The era of billionaire populism is going to be remembered with pictures like this.
In this obviously blasphemous scene from Christie’s auction house in New York City, where someone just won the day by phoning in a half-billion dollar bid on the flawed and dubiously-attributed da Vinci, Man of Sorrows, these hand-grubbing money changers epitomize how a prevailing theology of wealth perverts the teachings of Jesus.
Sell all you have and give it to the poor? Yeah, don’t call me I’ll call you.
Monetizing faith is nothing new, of course. But this kind of photographic commentary on the selling of souls feels just right for the times, when those with obscene personal wealth get to stand on the pedestal, and when those in their Sunday best can only catch the spirit when it comes packaged in feudal amounts of cash.
How easy it is to imagine that tomorrow’s history books will include this photograph from Christie’s, taken yesterday by AP’s Julie Jacobson, on the same spread as this week’s other nauseating display of lucre and leather, since both images encapsulate the prevailing belief, exacerbated by an ascendant prosperity gospel, that personal wealth should be held up as a sign of natural superiority.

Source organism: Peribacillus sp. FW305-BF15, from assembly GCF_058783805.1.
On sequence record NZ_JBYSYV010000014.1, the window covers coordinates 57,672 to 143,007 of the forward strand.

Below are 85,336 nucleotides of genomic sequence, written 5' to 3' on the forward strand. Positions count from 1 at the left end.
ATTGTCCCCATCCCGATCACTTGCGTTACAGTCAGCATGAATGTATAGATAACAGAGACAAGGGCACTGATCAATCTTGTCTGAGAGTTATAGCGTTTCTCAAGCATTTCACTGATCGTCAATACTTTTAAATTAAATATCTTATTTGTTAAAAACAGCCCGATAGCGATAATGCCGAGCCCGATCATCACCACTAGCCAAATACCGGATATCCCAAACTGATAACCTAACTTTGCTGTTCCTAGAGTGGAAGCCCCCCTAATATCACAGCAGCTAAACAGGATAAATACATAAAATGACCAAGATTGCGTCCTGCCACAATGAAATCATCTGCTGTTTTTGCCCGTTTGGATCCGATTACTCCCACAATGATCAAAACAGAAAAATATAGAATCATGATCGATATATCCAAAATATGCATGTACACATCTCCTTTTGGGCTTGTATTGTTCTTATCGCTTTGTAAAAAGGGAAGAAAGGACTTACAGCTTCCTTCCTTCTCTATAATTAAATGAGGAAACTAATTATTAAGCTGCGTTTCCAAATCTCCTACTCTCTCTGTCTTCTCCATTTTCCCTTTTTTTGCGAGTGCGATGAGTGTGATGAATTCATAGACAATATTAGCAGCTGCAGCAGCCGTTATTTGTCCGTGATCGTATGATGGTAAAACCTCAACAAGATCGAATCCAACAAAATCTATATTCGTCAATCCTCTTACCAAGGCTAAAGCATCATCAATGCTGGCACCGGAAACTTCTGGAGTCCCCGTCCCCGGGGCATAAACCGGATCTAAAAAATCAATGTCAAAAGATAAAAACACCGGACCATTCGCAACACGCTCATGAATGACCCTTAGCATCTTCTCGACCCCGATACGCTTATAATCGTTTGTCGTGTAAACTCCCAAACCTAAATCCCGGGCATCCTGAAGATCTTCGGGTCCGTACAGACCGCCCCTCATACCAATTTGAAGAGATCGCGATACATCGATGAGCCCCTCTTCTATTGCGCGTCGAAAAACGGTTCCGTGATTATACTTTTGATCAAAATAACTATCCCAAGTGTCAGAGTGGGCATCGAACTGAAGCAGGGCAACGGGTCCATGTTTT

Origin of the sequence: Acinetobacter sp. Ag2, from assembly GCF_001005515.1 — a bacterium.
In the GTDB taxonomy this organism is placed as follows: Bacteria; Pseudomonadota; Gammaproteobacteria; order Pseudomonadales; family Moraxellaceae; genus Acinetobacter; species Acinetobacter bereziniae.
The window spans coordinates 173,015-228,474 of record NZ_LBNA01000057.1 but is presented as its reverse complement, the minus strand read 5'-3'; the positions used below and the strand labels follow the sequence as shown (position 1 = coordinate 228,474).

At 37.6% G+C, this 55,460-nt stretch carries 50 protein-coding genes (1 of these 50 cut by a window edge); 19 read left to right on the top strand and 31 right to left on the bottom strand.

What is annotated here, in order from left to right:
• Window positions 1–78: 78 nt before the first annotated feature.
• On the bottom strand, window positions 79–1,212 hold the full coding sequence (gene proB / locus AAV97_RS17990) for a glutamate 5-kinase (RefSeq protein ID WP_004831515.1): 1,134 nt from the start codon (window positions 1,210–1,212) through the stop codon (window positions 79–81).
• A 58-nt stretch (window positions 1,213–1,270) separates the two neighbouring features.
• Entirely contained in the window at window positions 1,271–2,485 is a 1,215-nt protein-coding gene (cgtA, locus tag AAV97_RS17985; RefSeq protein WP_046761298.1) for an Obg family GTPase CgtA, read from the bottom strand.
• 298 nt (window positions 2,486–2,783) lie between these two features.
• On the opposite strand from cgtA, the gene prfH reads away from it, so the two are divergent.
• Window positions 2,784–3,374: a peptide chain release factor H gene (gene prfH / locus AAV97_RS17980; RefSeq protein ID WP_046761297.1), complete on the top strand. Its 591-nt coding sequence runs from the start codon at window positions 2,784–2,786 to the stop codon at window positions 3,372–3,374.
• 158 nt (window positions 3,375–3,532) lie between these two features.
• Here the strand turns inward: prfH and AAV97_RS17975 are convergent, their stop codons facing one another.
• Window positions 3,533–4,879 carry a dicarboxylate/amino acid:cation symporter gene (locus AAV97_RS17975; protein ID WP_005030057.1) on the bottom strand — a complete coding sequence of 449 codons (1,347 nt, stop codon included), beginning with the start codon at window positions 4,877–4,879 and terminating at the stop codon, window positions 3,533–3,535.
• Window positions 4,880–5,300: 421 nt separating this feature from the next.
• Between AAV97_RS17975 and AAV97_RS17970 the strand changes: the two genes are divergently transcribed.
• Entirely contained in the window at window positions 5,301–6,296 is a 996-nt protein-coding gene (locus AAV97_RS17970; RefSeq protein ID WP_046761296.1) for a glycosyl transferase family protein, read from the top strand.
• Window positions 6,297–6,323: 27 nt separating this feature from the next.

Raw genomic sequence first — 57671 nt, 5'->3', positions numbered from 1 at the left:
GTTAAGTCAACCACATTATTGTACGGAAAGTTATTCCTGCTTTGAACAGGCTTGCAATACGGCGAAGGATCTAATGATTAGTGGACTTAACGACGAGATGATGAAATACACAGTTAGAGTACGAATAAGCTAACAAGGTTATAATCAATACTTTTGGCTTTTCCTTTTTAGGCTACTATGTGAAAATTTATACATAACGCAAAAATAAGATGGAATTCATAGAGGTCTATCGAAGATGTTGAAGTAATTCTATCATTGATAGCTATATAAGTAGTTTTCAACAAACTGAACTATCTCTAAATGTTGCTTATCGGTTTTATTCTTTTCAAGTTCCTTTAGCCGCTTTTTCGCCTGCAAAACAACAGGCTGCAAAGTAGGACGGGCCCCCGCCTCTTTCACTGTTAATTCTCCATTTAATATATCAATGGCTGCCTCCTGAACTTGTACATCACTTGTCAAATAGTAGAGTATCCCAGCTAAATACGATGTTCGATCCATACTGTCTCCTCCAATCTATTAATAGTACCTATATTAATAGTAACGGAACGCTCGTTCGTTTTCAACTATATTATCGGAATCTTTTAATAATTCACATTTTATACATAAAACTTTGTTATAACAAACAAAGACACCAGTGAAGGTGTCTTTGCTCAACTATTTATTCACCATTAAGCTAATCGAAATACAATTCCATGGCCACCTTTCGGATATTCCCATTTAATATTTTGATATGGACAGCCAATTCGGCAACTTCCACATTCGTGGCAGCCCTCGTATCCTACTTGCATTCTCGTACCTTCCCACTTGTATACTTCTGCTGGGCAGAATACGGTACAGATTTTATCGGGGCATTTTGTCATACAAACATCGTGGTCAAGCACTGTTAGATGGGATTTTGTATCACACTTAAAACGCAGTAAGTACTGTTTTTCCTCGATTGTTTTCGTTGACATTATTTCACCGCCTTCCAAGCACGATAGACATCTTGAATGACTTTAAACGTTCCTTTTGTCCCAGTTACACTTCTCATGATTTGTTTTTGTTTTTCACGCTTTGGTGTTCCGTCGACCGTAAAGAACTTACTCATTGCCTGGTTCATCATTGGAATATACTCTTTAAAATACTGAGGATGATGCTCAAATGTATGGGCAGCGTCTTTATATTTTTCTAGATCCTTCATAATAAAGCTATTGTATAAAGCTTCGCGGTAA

— Philip Perdue
(Photo 1: Julie Jacobson/AP Photo. Caption: Bidding representatives react after Leonardo da Vinci’s “Salvator Mundi” sold for $450 million at Christie’s, Wednesday, Nov. 15, 2017, in New York. Photo 2: Andrew Harrer/Bloomberg via Getty Images Caption: Steven Mnuchin, U.S. Treasury secretary, right, and his wife Louise Linton hold a 2017 50 subject uncut sheet of $1 dollar notes bearing Mnuchin’s name for a photograph at the U.S. Bureau of Engraving and Printing in Washington, D.C., U.S., on Wednesday, Nov. 15, 2017. A change in the Senate tax-overhaul plan that would expand a temporary income-tax break for partnerships, limited liability companies and other so-called “pass-through” businesses won the endorsement of a national small-business group today.
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